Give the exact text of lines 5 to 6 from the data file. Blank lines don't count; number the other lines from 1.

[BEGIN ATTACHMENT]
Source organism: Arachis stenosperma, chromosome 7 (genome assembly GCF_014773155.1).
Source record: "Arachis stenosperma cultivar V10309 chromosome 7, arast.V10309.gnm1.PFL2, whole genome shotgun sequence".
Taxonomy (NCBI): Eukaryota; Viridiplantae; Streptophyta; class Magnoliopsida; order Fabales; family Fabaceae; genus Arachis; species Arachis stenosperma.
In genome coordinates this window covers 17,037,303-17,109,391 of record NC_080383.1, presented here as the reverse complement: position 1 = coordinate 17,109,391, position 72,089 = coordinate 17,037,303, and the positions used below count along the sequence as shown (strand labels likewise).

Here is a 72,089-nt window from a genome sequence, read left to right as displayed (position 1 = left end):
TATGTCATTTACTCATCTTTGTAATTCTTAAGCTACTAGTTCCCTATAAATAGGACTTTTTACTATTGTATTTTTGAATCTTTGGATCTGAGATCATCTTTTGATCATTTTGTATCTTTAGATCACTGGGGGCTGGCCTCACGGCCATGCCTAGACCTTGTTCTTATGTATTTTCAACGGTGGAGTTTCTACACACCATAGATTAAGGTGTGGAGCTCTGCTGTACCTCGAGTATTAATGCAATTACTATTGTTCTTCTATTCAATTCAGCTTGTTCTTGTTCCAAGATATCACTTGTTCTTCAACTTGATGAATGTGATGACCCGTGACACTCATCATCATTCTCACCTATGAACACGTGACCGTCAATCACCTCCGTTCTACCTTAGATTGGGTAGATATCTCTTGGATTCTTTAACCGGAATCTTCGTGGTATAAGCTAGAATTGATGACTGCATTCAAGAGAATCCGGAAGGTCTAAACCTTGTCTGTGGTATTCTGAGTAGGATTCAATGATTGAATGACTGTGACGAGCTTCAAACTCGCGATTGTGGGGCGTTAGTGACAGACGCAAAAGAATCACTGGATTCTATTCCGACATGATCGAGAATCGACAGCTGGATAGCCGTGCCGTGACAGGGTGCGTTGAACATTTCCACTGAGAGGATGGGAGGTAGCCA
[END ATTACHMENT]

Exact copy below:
Here is a 72,089-nt window from a genome sequence, read left to right as displayed (position 1 = left end):
TATGTCATTTACTCATCTTTGTAATTCTTAAGCTACTAGTTCCCTATAAATAGGACTTTTTACTATTGTATTTTTGAATCTTTGGATCTGAGATCATCTTTTGATCATTTTGTATCTTTAGATCACTGGGGGCTGGCCTCACGGCCATGCCTAGACCTTGTTCTTATGTATTTTCAACGGTGGAGTTTCTACACACCATAGATTAAGGTGTGGAGCTCTGCTGTACCTCGAGTATTAATGCAATTACTATTGTTCTTCTATTCAATTCAGCTTGTTCTTGTTCCAAGATATCACTTGTTCTTCAACTTGATGAATGTGATGACCCGTGACACTCATCATCATTCTCACCTATGAACACGTGACCGTCAATCACCTCCGTTCTACCTTAGATTGGGTAGATATCTCTTGGATTCTTTAACCGGAATCTTCGTGGTATAAGCTAGAATTGATGACTGCATTCAAGAGAATCCGGAAGGTCTAAACCTTGTCTGTGGTATTCTGAGTAGGATTCAATGATTGAATGACTGTGACGAGCTTCAAACTCGCGATTGTGGGGCGTTAGTGACAGACGCAAAAGAATCACTGGATTCTATTCCGACATGATCGAGAATCGACAGCTGGATAGCCGTGCCGTGACAGGGTGCGTTGAACATTTCCACTGAGAGGATGGGAGGTAGCCA